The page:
After a tough couple of years what might lie ahead for the reinsurance market in 2019? Bermuda:Re+ILS reveals the results of its latest reader survey.
The New Year is almost here and as the festive fireworks are readied and the champagne chilled for midnight on New Year’s Eve, the reinsurance market is looking at what 2019 will bring.
Any trepidation is excusable. The past two years, 2017 and 2018, have both been ones of large losses from natural catastrophes. Hurricanes have ravaged wide parts of the US, other storms have hit Europe and above all wildfires have darkened the skies over California, setting new records in terms of damage—and insured losses.
But the market is always aware of other challenges, as our poll shows. We asked our readers “As we look forward to 2019 what do you think will be the most important factor that the Bermuda market will have to face, and why?”
The responses, with readers able to choose more than one option, show a wide range of worries about the market as it stands at the moment.
The 2019 Atlantic hurricane season was picked as the most important factor by 11 percent of respondentsThe 2019 Atlantic hurricane season was picked as the most important factor by just 11 percent of respondents, a surprisingly low number given the fact that we have had two years of increased hurricane activity that has laid waste to large areas.
A similarly small number of readers—just 11 percent again—chose wildfires in the US. It’s possible that some might think that there is little chance of Northern California going up in flames for a third year in a row, but a persistent drought in that state coupled with the impact of global climate change might mean the market could face yet more losses in 2019.
Brexit was the option with the second highest number of votes—33 percent said they thought that the ongoing conundrum of how exactly the UK is going to leave the EU was going to be the most important factor of the year.
As there was an impassioned pre-Christmas debate going on in the Houses of Parliament as to the exact nature that Brexit will take—with everything from Premier Theresa May’s much-criticised deal, through the slim chance of a second referendum to the bleak possibility of a ‘hard’ Brexit up for debate—it’s wise for Bermuda to wonder what might emerge there. The Island might be able to take advantage as a mid-Atlantic location for re/insurers who are worried about just how expensive or legally complicated doing business in the UK might become.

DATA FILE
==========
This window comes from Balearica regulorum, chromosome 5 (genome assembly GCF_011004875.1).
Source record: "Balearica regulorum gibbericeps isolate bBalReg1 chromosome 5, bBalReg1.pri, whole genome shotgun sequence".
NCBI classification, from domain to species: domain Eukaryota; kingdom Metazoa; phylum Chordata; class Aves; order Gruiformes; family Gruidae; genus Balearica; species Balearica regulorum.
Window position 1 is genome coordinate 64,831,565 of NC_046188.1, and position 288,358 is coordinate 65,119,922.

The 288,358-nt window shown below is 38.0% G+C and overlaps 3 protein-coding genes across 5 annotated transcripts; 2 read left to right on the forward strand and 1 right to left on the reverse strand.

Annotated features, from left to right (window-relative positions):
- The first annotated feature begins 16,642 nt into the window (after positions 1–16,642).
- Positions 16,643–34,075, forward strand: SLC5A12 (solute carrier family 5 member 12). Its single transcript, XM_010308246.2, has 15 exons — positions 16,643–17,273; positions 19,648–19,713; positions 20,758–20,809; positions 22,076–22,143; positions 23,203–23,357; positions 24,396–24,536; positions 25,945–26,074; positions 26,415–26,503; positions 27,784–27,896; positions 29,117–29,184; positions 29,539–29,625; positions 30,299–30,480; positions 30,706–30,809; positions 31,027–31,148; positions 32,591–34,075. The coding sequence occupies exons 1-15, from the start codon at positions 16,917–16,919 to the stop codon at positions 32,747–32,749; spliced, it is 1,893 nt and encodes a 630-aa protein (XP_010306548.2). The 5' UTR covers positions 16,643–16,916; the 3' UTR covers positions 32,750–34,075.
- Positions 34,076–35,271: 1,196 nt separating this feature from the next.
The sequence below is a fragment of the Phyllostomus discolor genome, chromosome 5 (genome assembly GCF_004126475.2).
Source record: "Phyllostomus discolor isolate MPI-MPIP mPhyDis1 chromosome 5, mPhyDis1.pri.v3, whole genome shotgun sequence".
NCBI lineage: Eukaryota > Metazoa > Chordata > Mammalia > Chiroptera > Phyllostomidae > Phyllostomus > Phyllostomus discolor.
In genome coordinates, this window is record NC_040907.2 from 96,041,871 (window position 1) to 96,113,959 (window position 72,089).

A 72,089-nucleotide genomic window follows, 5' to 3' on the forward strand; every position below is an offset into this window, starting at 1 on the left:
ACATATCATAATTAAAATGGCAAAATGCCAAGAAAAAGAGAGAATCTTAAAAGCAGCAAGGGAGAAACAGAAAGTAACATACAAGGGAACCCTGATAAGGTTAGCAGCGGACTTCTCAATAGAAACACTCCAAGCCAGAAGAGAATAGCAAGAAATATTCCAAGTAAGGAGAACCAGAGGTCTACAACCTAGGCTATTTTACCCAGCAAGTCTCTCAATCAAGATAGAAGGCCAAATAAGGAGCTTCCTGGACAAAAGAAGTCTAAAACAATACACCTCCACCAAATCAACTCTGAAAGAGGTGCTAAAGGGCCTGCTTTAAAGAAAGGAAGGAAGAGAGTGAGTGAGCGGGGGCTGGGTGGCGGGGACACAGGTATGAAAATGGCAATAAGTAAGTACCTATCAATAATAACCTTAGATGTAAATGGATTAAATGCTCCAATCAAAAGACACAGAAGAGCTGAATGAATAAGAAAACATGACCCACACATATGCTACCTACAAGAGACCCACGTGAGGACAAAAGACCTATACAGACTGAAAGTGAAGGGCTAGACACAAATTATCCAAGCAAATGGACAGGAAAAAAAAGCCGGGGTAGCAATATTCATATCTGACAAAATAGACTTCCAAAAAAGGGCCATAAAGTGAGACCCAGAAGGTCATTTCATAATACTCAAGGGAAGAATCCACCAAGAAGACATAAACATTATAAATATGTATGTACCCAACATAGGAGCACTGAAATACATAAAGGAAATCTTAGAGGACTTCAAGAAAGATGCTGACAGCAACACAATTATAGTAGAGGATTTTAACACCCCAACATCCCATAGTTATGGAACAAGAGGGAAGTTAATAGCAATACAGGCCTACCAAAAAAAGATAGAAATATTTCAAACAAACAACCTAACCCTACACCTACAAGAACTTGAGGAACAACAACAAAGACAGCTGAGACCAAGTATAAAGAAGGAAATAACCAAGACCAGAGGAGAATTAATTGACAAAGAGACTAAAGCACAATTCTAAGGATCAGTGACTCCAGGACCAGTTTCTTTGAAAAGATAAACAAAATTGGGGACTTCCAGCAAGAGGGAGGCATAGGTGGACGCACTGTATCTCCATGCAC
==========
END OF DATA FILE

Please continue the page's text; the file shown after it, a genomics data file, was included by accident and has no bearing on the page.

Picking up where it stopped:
However, it was the issue of possible movement in rates that dominated the rest of the responses to the survey. A total of 44 percent of those who took part in the survey said they thought that rates would harden over the coming year.
It’s understandable for people to want this to be true. Rates have been falling for years and the recent years of losses have only caused a diminution of the rate decreases—not a total cessation of them. Increases would make many lines more profitable, something that would be widely welcomed in a market where merger and acquisition activity has increased as companies turn to economies of scale in a bid to make the most out of potential profits.
However, not everyone thought that rates would increase. There were also some minority views on this. Eleven percent of those polled said that rates would stay the same, a somewhat worrying prospect for many as the end of year renewals see the ink drying on the signatures and thoughts turning to the first quarter renewals after that.
The remaining 11 percent had an even bleaker perspective on rates—they think rates will continue to decrease.
Which brings us to the second survey that is relevant to readers of Bermuda:Re+ILS. We also asked: “Is the market cycle dead or has it merely flattened out for a while?”
Not one respondent thought that the market cycle is dead. On the contrary, 33.3 percent of readers said that the cycle will return and a further 56.4 percent said that the cycle has merely flattened out for the immediate future. The remaining 11.1 percent said that it was too early to tell.
2019 could be an interesting year.
2019, survey, Bermuda:Re+ILS